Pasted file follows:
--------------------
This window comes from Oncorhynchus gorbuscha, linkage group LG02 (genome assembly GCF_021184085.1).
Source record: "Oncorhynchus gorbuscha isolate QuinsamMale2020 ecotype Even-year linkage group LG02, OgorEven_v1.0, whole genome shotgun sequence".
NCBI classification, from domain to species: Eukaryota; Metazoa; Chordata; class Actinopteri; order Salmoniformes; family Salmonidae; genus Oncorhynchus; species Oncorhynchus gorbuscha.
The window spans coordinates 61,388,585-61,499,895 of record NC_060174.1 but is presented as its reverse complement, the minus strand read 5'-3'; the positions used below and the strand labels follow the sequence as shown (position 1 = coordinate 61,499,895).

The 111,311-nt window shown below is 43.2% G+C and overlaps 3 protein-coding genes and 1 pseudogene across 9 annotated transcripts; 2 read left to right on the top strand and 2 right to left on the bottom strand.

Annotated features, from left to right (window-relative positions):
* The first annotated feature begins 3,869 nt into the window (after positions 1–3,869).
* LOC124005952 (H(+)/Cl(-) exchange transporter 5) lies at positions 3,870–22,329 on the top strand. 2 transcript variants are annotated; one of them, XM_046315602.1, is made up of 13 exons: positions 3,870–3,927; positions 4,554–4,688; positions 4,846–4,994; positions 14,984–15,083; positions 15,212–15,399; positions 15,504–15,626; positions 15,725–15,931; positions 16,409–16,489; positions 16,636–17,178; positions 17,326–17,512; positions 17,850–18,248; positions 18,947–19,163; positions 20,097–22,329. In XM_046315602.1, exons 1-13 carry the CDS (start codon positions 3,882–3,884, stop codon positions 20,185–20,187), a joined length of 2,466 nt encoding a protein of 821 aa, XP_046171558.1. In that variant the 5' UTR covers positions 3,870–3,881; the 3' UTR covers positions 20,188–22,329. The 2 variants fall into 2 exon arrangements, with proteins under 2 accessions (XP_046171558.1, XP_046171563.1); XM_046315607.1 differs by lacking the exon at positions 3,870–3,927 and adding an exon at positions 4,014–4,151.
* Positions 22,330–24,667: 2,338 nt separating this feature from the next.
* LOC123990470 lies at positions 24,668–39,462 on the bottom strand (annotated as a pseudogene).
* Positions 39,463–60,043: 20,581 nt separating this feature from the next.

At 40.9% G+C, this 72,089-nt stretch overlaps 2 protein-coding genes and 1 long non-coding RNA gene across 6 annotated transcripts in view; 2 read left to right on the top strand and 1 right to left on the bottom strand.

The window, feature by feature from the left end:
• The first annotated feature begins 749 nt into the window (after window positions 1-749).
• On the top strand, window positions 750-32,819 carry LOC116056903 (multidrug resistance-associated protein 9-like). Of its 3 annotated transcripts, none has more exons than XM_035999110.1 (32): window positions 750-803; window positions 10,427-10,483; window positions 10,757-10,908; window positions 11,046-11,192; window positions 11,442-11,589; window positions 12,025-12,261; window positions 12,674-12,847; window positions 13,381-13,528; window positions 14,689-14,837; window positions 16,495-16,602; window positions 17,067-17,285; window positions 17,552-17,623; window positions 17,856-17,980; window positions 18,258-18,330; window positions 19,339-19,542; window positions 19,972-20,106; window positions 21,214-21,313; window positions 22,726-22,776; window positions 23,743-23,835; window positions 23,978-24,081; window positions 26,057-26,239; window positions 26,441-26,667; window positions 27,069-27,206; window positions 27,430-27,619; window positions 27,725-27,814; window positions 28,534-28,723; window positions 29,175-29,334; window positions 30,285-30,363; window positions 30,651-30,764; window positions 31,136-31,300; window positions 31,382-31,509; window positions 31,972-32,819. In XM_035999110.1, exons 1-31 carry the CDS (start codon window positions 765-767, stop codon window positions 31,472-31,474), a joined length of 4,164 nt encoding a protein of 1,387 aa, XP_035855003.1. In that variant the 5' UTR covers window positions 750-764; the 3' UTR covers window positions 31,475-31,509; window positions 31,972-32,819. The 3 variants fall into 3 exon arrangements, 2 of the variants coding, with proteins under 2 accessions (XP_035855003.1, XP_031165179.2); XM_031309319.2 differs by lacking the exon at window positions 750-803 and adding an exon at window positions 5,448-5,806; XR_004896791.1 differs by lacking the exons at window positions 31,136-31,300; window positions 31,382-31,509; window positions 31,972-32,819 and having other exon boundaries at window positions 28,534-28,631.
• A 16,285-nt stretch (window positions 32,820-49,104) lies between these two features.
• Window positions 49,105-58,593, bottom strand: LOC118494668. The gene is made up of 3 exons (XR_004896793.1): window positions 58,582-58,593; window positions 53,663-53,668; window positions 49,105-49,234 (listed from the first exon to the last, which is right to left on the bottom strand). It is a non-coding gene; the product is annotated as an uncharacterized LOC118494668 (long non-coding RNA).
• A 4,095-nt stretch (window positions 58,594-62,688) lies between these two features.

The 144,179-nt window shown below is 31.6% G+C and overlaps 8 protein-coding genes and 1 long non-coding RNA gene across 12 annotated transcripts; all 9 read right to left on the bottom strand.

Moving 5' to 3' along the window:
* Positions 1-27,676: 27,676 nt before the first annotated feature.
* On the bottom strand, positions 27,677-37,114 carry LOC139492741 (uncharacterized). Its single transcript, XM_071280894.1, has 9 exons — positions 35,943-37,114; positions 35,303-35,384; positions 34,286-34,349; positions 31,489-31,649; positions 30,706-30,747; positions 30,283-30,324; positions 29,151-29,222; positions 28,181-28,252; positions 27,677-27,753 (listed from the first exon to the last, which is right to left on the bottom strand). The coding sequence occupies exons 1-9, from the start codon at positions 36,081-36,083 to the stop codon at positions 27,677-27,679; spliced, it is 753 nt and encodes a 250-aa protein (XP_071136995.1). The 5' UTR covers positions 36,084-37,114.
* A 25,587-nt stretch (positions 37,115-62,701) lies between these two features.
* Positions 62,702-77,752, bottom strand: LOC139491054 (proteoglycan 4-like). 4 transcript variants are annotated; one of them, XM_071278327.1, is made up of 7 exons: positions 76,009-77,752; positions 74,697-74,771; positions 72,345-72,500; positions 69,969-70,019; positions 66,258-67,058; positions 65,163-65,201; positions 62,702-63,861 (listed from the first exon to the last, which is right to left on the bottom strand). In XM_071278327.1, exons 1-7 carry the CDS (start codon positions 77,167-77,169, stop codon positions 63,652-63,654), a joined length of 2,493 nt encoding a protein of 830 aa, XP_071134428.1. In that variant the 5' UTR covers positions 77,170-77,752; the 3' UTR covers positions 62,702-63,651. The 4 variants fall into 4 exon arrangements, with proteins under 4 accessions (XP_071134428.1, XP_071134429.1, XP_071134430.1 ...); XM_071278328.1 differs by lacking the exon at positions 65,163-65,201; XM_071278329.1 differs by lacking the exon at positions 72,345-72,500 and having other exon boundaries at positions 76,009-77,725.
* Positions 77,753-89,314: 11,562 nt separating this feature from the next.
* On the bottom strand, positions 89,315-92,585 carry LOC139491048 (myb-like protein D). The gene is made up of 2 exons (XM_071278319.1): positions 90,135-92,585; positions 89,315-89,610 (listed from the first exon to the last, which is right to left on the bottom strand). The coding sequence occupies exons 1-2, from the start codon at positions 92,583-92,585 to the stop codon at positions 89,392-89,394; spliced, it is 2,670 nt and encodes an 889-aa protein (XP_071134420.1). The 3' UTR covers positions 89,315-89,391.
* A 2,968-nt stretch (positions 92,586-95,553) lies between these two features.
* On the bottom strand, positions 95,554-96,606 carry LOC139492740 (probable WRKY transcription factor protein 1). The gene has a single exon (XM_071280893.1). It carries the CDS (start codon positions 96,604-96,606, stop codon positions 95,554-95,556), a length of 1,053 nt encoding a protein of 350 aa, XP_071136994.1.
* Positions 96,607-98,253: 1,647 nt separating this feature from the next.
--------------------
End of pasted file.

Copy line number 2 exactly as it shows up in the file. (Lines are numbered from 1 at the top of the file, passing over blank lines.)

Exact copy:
Source record: "Oncorhynchus gorbuscha isolate QuinsamMale2020 ecotype Even-year linkage group LG02, OgorEven_v1.0, whole genome shotgun sequence".